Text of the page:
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Invest More in Public Healthcare Facilities

Data from National Sample Surveys (71st round, 2014 and 75th round, 2017–18) show that there is a significant increase in the utilisation of public facilities for both outpatient and inpatient services, across empowered action group states and non-EAG states. As a result, there is a dramatic fall in the overall financial burden on patients who would have otherwise used services of private healthcare providers. In light of this evidence, this paper argues that it is prudent to invest more directly to strengthen public healthcare delivery system in India.

Higher Disease Burden in India’s Elderly

The disease burden among the elderly population is significantly higher compared to the younger population, according to the data from the 75th round National Sample Survey, 2017–18, which increases their vulnerability during the COVID-19 pandemic. The footprint of elderly population in public facilities for inpatient and outpatient care has increased over the years. Financially, the elderly face far less burden in public facilities than in private facilities.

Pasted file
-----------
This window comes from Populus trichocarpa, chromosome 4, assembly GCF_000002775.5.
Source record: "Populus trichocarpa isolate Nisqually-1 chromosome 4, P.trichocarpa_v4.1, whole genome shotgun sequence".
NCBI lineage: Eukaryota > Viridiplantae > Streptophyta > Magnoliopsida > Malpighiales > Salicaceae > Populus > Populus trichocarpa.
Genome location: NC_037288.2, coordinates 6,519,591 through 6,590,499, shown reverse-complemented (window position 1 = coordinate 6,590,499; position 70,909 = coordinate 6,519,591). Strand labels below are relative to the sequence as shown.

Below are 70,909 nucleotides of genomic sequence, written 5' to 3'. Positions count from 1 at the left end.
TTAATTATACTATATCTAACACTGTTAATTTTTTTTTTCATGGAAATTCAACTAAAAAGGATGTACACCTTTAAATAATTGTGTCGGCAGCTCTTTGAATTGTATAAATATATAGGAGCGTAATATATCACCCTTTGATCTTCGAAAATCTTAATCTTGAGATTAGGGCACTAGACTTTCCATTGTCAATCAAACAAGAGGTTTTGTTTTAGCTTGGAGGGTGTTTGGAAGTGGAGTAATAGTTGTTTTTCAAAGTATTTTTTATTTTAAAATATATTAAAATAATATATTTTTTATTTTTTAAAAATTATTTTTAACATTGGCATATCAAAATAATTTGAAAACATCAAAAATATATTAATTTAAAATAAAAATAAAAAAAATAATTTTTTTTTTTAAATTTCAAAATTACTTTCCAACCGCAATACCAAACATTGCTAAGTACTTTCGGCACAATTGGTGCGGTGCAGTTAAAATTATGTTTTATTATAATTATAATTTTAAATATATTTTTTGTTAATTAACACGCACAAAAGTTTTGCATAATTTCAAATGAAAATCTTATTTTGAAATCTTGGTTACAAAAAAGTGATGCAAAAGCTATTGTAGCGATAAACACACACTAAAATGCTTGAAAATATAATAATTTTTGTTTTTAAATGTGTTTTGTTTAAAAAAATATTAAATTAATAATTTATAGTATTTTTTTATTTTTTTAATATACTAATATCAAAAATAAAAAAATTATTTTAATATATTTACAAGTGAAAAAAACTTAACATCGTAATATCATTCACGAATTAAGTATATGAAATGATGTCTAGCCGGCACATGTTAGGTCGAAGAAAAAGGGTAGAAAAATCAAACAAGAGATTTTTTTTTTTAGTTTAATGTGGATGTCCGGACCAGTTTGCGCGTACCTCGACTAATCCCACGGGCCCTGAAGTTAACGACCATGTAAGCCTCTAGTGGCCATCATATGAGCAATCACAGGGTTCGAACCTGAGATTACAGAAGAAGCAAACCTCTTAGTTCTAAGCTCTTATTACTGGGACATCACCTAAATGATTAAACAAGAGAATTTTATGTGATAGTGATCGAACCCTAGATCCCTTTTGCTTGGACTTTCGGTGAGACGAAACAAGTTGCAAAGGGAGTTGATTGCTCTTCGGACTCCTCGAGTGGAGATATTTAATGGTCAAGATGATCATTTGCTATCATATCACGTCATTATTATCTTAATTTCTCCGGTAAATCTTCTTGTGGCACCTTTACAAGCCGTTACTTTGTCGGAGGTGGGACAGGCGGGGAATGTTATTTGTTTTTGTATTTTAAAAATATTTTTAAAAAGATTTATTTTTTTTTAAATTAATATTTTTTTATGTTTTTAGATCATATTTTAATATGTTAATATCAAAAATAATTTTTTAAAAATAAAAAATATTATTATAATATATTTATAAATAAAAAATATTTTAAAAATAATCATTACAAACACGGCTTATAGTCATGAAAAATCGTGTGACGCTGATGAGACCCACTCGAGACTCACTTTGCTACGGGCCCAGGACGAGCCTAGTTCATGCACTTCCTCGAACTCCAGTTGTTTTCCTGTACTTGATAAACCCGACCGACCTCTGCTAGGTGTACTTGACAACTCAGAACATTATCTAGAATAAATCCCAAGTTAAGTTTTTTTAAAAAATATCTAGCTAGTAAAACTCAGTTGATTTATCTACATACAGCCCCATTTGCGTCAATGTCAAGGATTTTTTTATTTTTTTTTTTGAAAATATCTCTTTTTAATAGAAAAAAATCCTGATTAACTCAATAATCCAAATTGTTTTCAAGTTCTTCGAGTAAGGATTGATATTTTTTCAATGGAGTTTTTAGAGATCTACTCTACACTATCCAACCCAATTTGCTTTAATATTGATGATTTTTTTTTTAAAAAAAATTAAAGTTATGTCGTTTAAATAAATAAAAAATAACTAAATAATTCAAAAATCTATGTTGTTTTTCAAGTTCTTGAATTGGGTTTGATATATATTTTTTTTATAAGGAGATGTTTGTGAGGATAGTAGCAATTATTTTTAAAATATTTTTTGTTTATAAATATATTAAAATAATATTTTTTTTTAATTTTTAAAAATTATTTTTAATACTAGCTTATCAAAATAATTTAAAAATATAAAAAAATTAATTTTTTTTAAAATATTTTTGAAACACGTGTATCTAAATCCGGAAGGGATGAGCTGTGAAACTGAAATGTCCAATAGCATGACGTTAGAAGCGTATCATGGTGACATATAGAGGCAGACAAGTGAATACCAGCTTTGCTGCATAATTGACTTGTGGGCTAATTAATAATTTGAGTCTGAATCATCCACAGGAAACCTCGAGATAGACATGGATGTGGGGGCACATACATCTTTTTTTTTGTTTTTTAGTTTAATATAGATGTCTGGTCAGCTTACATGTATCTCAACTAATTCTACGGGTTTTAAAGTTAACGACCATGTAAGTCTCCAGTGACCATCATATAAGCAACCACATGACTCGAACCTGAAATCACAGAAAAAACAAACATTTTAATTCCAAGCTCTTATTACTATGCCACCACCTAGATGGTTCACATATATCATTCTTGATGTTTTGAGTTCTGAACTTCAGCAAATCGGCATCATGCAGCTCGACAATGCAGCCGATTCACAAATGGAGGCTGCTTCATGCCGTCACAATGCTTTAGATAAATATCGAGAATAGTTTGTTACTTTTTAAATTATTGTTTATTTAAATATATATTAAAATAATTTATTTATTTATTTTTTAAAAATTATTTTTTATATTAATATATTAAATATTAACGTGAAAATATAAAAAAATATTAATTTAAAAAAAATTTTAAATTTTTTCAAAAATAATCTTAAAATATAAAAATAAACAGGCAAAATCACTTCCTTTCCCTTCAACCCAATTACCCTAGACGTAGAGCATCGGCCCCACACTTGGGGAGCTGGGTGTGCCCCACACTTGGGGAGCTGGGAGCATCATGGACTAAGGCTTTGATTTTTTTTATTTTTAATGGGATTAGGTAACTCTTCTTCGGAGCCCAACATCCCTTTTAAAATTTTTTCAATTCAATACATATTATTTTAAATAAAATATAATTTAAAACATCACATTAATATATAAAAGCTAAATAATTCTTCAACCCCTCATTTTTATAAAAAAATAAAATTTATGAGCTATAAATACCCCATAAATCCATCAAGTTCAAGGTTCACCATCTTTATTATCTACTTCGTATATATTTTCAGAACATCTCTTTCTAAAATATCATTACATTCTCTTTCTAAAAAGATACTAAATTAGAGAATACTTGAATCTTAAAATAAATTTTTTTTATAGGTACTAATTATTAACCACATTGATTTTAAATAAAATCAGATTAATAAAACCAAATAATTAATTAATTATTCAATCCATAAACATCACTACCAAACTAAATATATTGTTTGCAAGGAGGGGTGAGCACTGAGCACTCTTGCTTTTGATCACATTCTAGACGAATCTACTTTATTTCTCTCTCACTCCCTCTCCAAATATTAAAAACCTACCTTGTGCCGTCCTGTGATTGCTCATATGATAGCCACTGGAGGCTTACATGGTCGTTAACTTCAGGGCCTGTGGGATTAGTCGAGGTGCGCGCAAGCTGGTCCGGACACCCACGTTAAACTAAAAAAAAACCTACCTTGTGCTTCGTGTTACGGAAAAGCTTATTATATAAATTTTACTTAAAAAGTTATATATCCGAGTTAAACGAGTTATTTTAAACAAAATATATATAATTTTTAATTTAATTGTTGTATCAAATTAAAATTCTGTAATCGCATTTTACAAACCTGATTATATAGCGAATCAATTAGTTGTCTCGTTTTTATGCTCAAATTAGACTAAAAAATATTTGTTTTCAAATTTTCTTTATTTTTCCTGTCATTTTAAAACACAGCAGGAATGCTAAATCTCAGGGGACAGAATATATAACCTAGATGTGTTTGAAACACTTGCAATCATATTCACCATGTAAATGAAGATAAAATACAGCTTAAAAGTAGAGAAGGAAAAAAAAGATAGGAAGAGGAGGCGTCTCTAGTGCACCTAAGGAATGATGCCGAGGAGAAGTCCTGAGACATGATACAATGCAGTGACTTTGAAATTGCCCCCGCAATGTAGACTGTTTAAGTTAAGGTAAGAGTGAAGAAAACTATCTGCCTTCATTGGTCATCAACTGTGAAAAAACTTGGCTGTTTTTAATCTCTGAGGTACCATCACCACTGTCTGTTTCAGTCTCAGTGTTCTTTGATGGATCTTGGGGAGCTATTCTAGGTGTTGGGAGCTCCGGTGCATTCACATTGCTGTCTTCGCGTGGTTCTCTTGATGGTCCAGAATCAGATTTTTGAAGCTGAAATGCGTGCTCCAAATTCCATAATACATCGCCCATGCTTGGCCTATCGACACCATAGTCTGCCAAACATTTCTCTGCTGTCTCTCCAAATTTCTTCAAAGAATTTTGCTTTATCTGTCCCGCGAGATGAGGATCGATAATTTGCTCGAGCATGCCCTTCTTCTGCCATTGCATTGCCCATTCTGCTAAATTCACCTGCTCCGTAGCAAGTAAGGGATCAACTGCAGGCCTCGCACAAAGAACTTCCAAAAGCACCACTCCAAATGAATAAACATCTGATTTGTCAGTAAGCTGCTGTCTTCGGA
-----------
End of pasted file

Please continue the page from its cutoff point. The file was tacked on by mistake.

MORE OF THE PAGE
Social and Systemic Determinants of Utilisation of Public Healthcare Services in Uttar Pradesh

Building on an earlier publication using the same data set plus case studies of three facilities, the reasons for the low utilisation of public health facilities in Uttar Pradesh despite the prohibitively high costs of care in the private sector are explored. The likelihood of choosing a public provider for hospitalisation care was 4.8 times higher in the poorest quintile and 3.4 times as high for women. Where access to public sector services is an issue, many go without any treatment and this could appear in the data to be a higher proportion of private sector utilisation. Inadequate facility density is one barrier to access. Facilities, which are by policy designed to offer very limited types of services—to collect user fees and prescribe drugs and diagnostics to be bought outside, and with no continuity of care between primary and secondary levels—lead to the diminishing of credibility of the public healthcare services. When services are available and there are incentives that facilitate access, like for childbirth, the choice shifts in favour of public services. Market-defined perceptions of what is good healthcare and an understaffed and demoralised workforce also contribute to poor utilisation.

Healthcare Consumption in Uttar Pradesh

C S Verma ( verma.cs@gmail.com ) is a senior fellow and Shivani Singh ( ssshivani15@gmail.com ) is a research associate at the Giri Institute of Development Studies, Lucknow. Alok Ranjan (alokranjancmc@ gmail.com) is a junior research fellow at the Indian Council of Medical Research and T Sundararaman ( sundar2016@gmail.com ) teaches at the School of Health Systems Studies, Tata Institute of Social Sciences, Mumbai.
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